REVIEW: Never Seduce a Scot by Maya Banks
Dear Ms. Banks:
I read this book on recommendation from a friend of mine whose description of it brought me back to my early days of reading romances when Julie Garwood and Amanda Quick were my staples. I gulped the book down in one evening. It’s totally sudsy fun. These are not historically accurate masterpieces but they are romantic even while being transparently emotionally manipulative. The story works well because the reader wants both characters to achieve their reward.
Graeme Montgomery and Tavis Armstrong are the chiefs of rival clans. They’ve been feuding for generations and the animosity is still thick with Tavis’ father having killed Graeme’s. The King of Scotland, however, desires for these two powerful clans to enter into a truce. He’s got worries enough from the border and the English and therefore decreed that Tavis’ daughter, Eveline, shall marry Graeme.
While they both protest this mandate, they agree to carry out the king’s dictates. Tavis and his family is distraught because they view Eveline as their heart and believe that she is likely to be mistreated by the Montgomery clan. Eveline hasn’t been able to hear for three years nor has she spoken leading her family to believe that she is daft.
Eveline was betrothed to Ian McHugh, the son of a clan chief with whom Tavis wanted an alliance. Ian would present a false face to the rest of the world, but to Eveline he promised cruelty and unspeakable degradation. Fearing this, Eveline ran away on her horse which threw her. She lay in a ravine for three days and when she was finally found, she was insensible. After a month or so of fever, Eveline recovered but she was too fearful to tell her family what happened and when Ian cried off, she thought remaining mute and not revealing her deafness would save her. It did but it also led her family and her clan to make up erroneous conclusions about her.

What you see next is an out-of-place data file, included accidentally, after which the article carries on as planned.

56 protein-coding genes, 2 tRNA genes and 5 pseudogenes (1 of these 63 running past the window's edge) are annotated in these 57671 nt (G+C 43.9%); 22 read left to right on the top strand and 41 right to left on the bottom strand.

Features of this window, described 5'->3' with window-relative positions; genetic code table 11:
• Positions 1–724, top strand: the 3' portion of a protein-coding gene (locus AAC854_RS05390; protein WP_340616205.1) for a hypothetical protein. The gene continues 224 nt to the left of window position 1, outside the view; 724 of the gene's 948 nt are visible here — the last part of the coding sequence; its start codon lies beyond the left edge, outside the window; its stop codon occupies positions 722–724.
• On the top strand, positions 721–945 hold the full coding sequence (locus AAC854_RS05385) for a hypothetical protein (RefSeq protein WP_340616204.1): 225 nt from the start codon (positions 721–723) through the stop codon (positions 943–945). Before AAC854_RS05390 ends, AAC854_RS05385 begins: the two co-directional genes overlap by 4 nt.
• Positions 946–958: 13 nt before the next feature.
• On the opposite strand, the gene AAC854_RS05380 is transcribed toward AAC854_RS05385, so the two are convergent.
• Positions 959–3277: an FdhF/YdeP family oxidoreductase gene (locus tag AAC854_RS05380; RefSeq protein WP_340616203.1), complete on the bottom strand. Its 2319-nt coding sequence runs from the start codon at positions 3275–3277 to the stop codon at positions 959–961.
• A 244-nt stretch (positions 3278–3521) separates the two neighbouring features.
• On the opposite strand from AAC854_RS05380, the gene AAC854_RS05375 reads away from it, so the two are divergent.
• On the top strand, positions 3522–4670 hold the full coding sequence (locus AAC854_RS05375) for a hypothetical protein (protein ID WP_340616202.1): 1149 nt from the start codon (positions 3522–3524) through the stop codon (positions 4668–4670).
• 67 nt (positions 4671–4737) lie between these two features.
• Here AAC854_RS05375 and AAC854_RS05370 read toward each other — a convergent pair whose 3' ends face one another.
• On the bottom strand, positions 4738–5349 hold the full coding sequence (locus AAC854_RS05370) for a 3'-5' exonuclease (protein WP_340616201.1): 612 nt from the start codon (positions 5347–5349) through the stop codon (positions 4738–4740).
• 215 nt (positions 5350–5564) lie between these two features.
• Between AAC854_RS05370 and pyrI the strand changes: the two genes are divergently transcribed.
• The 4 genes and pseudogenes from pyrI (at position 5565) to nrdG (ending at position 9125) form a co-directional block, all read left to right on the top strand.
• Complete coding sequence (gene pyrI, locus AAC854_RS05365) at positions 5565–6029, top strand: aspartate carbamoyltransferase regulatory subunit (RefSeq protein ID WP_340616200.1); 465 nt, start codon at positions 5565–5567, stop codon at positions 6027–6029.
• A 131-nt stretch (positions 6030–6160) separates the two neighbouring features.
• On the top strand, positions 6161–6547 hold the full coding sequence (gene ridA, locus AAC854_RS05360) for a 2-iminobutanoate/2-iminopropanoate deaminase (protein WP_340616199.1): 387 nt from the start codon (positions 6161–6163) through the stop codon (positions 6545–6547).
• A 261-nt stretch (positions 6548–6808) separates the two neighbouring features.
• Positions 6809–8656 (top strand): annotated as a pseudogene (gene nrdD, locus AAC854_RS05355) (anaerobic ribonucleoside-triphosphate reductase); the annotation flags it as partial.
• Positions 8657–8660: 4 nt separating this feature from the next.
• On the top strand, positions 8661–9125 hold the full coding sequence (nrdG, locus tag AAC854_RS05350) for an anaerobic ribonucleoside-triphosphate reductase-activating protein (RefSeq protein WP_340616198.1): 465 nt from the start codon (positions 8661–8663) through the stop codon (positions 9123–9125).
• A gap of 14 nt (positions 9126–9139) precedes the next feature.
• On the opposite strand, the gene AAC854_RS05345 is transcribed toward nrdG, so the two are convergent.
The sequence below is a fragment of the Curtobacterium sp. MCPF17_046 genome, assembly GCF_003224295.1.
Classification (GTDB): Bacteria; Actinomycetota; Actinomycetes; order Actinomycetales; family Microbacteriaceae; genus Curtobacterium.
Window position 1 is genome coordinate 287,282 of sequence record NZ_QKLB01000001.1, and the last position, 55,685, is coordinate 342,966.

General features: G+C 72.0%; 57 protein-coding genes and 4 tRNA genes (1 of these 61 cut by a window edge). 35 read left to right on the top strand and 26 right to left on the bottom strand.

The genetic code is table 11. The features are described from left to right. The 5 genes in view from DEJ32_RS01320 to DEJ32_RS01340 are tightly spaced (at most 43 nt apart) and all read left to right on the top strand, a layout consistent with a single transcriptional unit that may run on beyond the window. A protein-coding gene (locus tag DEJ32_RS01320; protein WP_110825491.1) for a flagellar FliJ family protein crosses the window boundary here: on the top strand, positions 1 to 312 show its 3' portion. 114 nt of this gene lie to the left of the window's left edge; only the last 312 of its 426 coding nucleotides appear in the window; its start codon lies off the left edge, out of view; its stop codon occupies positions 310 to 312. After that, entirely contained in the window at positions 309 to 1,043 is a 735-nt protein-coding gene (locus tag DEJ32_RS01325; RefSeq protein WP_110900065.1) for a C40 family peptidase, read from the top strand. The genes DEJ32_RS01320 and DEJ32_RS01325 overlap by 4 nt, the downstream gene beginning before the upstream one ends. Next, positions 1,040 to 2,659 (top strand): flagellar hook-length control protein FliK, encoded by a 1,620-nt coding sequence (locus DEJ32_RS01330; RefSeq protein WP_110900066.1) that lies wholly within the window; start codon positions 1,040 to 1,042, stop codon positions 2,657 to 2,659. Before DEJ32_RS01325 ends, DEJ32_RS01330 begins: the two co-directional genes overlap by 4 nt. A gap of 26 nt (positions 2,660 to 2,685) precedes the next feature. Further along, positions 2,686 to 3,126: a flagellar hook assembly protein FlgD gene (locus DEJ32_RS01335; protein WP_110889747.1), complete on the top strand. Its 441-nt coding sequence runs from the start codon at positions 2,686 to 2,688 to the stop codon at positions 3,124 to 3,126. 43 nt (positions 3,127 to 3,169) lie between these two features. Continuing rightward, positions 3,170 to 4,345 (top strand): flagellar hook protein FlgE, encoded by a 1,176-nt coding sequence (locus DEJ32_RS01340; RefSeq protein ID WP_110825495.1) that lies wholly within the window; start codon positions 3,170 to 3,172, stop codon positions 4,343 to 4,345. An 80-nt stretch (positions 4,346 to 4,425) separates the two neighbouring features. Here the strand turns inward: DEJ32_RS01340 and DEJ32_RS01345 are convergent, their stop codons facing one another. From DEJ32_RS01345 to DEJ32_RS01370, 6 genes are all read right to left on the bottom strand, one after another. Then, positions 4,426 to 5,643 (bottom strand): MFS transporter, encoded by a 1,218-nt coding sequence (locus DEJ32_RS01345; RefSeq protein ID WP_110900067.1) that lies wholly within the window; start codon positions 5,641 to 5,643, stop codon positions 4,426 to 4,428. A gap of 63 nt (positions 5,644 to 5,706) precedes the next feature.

Graeme resigns himself to this marriage, knowing that his lineage will not be carried on. There was no way he would force himself on a woman without her full consent and he believes that Eveline, the daft, would not be able to consent. Plus, the idea of marrying a hated enemy is anathema to him and his family.
When Graeme arrives, his deep baritone is felt by Eveline. Low voices, rumbly voices, emit a vibration that Eveline can almost hear. She views her marriage to Graeme as a second chance. It is her willingness to marry Graeme that begins the changes in him and in the blood feud. Throughout the book, Eveline is treated terribly from nearly all but Graeme and Graeme’s sister. This provides the pathos and the conflict in the book which is good because Graeme is the sweetest guy ever and their romance has little conflict. There is actually no sustained conflict as each barrier is easily overcome.
Eveline is put through the ringer. Not only was she potentially prey to a sadist but she was injured and became deaf. She is afraid to talk because she can’t hear herself speak, can’t modulate the tone of her voice. While she taught herself to lip read, that’s a boon and a curse. She can read all the insults that are being said about her. She’s willing to work hard to be the chief’s wife, but allows herself to be taken advantage of. For me, each heaping spoonful of abuse was offset by Graeme’s sweetness. (Graeme is such an honorable guy that he decides that he will likely be celibate during his marriage, not wanting to dishonor his wife by bedding other women in the clan). It’s not a formula that will work for every one.
I thought the deafness was well done. Because Eveline can’t hear, she isn’t aware of what goes on around her and she can’t give off the appropriate emotional cues. This is, in large part, what leads people to think she is “defective.” She can’t always read the lips of people and must be directly in front of them. In one scene, she had a candle held up to the lips of the speaker because it was too dark to read the lips. When her sister in law declares she wants to read and write, Eveline realizes that learning this skill would open the world up for her in terms of communication. However, Eveline’s easy adoption of speech again was disappointing.
As I said in the opening, this book is sudsy fun but lack of historical accuracy, the over the top abuse suffered by Eveline, and the easy resolution of seemingly every conflict may be offputting for some readers. C+